Reporters to start broadcasting live using only iPhone/3G service

You might not even use all the accessories

Within the next month, the BBC is set to roll out an iOS app that will allow field reporters to broadcast live from their iPhone using nothing but the 3G service to carry the data transmission, an article from states.

The app will also allow BBC field reporters to file still photos, video and audio directly into the BBC content management system from any iPhone or iPad.

As points out, the ability to broadcast right from an iPhone would mean that reporters could no longer have to carry cumbersome satellite or codex equipment.

Martin Turner, BBC’s head of operations for newsgathering, told, “Reporters have been using smartphones for a while now, but it was never good quality. You might do it when there was a really important story. Now it is beginning to be a realistic possibility to use iPhones and other devices for live reporting, and in the end, if you’ve got someone on the scene then you want to be able to use them. That capability is a really important one.”

Interesting as all get-out. The choice of device and carrier is up to reporter and IT department preferences. There will be alternative platforms and combinations available soon – if they aren’t already. But, this really fills a long-term demand by field reporters in broadcast journalism. Close to the ultimate in portability.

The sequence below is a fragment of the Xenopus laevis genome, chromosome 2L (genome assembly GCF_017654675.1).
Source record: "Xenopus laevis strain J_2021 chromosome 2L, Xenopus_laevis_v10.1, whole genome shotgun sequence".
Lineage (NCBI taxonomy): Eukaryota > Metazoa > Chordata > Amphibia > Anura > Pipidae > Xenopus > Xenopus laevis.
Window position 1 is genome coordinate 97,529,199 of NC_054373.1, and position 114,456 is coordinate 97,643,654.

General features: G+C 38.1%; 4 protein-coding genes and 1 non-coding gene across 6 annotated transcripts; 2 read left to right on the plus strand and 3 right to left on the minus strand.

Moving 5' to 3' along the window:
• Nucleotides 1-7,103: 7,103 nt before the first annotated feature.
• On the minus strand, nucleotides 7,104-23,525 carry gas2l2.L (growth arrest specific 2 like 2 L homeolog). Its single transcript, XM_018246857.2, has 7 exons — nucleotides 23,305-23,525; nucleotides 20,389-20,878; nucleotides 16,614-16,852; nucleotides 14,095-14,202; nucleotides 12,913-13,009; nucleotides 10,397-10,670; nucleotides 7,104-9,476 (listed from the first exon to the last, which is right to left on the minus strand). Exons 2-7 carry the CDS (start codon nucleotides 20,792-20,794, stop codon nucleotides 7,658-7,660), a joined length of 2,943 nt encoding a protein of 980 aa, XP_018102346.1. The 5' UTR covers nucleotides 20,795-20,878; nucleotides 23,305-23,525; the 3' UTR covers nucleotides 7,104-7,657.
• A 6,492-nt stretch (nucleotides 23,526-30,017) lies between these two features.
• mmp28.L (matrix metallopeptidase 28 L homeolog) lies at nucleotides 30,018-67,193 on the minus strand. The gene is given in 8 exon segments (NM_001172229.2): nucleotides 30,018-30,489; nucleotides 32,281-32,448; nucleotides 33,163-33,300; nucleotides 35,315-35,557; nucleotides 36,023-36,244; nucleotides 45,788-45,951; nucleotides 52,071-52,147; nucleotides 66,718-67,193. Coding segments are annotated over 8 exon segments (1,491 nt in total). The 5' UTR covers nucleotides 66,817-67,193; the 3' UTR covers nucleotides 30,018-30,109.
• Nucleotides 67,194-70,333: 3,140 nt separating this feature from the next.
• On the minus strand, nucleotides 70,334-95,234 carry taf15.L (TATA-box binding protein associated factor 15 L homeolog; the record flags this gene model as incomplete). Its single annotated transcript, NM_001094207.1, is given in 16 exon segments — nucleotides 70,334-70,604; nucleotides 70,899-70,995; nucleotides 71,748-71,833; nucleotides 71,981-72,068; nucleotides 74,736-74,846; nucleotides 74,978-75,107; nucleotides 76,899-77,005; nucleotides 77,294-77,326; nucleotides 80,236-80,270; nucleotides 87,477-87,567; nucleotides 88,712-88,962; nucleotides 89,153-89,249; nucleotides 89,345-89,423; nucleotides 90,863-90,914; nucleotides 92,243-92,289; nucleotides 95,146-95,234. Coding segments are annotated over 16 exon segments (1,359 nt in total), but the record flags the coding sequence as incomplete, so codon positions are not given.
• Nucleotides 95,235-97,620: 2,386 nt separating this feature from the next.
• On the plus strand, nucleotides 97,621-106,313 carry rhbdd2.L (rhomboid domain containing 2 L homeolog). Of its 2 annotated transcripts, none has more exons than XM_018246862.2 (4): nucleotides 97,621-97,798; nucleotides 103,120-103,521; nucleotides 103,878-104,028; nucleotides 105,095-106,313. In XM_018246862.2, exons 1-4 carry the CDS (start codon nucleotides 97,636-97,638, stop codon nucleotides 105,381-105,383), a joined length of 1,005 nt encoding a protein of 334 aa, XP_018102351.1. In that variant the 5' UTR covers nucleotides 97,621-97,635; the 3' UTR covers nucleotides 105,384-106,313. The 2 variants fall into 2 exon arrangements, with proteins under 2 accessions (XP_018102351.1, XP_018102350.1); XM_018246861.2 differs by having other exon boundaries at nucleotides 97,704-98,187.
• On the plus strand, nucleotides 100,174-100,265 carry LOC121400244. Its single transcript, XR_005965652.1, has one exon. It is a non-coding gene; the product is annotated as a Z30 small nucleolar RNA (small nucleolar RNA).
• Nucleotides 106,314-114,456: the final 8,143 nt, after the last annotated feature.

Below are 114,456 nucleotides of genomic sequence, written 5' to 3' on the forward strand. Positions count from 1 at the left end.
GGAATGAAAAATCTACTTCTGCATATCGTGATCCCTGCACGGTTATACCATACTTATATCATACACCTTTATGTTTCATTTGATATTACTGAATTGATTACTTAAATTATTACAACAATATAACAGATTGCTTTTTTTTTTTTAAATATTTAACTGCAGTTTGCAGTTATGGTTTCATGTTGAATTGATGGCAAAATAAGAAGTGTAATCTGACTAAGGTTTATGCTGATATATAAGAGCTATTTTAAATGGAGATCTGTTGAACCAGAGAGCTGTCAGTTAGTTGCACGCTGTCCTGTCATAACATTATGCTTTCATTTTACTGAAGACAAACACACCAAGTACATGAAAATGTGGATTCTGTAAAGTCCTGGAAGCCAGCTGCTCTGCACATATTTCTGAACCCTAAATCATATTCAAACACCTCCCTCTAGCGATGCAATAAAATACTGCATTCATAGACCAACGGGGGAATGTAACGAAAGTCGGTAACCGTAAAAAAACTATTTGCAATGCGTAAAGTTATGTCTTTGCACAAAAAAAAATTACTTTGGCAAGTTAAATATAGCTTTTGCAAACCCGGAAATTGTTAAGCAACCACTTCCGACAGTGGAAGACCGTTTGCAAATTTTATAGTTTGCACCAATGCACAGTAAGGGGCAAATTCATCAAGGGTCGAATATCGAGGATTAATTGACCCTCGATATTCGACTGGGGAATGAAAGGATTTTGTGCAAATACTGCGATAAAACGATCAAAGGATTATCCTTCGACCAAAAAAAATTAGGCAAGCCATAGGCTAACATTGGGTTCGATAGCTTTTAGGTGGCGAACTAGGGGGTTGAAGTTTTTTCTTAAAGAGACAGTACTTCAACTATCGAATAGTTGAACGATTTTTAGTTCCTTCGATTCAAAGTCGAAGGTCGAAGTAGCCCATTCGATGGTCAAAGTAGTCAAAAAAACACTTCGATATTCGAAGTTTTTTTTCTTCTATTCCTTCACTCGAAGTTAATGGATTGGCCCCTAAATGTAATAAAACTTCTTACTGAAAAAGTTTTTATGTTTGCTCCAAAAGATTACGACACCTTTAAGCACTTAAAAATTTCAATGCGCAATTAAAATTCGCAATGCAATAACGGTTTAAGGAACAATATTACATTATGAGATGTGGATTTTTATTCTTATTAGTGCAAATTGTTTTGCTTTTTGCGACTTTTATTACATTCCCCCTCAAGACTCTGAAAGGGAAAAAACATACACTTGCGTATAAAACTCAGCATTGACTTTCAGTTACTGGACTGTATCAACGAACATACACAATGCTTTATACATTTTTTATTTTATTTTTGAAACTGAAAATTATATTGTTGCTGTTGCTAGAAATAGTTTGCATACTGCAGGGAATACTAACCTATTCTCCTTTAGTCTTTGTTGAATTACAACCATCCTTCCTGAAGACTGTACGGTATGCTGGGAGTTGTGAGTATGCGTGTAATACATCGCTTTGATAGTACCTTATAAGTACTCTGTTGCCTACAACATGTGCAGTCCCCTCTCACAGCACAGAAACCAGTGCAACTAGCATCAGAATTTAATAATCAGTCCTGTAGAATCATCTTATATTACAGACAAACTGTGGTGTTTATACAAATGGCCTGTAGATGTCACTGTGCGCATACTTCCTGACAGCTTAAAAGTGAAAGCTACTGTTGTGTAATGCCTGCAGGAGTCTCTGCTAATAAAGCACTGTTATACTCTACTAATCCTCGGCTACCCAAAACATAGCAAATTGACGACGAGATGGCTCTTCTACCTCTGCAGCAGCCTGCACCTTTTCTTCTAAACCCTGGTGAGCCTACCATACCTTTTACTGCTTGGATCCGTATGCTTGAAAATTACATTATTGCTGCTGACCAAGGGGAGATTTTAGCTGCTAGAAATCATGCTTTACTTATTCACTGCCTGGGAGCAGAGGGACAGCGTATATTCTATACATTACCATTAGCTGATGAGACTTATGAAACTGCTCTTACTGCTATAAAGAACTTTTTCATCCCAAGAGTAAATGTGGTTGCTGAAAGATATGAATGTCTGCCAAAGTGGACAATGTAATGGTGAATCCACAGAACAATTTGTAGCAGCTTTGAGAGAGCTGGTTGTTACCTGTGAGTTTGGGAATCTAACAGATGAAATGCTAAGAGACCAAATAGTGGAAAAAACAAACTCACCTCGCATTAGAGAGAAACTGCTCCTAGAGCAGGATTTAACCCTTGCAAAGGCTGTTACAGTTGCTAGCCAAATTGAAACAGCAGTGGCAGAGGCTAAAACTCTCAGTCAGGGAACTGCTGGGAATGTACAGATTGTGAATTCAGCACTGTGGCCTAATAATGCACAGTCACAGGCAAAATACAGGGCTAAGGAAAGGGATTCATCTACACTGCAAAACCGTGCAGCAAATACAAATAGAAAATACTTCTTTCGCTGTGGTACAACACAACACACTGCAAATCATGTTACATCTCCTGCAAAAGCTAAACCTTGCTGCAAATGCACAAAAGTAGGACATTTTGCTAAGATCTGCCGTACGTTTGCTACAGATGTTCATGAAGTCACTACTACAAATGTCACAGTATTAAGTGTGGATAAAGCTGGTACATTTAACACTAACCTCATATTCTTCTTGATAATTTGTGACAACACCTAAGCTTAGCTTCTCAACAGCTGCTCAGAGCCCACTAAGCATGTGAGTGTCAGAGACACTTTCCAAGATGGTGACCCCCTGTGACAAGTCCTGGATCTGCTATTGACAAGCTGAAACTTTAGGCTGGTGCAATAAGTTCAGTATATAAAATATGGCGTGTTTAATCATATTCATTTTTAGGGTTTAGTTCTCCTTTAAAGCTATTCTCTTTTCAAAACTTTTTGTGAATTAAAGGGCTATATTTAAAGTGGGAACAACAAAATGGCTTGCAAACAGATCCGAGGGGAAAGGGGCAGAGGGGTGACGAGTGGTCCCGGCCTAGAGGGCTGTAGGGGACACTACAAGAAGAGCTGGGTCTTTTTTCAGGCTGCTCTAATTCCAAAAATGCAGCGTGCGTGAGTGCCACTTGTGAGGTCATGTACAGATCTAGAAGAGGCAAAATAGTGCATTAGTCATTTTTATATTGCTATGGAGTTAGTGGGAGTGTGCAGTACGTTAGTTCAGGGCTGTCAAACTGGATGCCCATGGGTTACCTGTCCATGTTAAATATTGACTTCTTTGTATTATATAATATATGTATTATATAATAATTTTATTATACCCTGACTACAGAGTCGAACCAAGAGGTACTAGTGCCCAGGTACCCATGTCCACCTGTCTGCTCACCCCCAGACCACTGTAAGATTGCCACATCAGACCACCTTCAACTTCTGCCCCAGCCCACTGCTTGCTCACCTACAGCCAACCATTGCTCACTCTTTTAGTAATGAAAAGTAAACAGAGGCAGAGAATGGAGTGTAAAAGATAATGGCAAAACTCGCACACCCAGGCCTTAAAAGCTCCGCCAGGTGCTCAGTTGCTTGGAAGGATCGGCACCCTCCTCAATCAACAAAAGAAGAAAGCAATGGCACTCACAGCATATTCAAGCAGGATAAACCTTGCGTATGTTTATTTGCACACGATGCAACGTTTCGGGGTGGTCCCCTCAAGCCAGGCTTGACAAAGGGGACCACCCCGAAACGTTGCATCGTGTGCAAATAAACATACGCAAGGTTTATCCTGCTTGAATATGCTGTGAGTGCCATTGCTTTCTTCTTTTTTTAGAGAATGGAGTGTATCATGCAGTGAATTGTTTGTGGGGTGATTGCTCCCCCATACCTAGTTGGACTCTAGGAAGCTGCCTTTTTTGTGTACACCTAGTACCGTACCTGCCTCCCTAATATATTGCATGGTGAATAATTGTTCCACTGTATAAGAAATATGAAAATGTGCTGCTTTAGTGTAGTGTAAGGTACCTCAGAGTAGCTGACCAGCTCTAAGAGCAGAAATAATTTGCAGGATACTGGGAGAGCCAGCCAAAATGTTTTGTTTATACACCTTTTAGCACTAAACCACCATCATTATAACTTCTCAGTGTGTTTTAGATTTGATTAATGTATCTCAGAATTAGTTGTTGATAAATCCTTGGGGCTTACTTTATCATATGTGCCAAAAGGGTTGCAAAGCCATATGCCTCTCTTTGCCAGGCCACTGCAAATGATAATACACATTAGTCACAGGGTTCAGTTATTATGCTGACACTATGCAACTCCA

Yes, it’s pretty funny to have the Beeb quoting an article from another source – about changes at the BBC. 🙂

Wonder what’s happening in Egypt? Do what the networks do! – UPDATED

Go to AlJazeera to find out what’s really going on.

Click the link above if you’re at your desktop computer. There is an App for iPod, iPhone and iPad as well.

It’s a sad commentary on American news organizations they have so little direct coverage – especially outfits like CNN which used to field direct satellite communications back to North America from around the world. They were the inspiration for AlJazeera – which now surpasses the mediocrity that CNN has become.

If it weren’t for the Web, of course, we’d have little access to AlJazeera and their peers around the world. Broadcast television, cable and satellite broadcasters are too afraid of offending the ignorant to carry primary source media.

UPDATE: AlJazeera has been “officially” shut down; but, is continuing to broadcast live.

Guardian Unlimited is doing a superb job of live blogging everything associated with the uprising in Egypt – from around the world and on the ground in Egypt.

Image of oil spewing enthralling – for the first 2 minutes

It’s beginning to feel like this has been with us forever.

And harder for us to believe that one of these days, or months, or years, it will be gone.

It’s the live video feed from the bottom of the Gulf of Mexico. When BP engineers lowered those cameras in the first place, you can bet they never imagined that the resulting pictures would be watched by hundreds of millions of infuriated people around the world.

They were for in-house use — to monitor the well, a well that was intended to be an uncontroversial source of enormous profit for the oil company. The cameras were like the security cameras that most corporations install around their office buildings. Just a little something so the bosses can keep their eye on things…

The ceaseless image of the oil spewing has become like an international night light — except without the comfort. It’s always there. We can count on it, even though we’d prefer not to.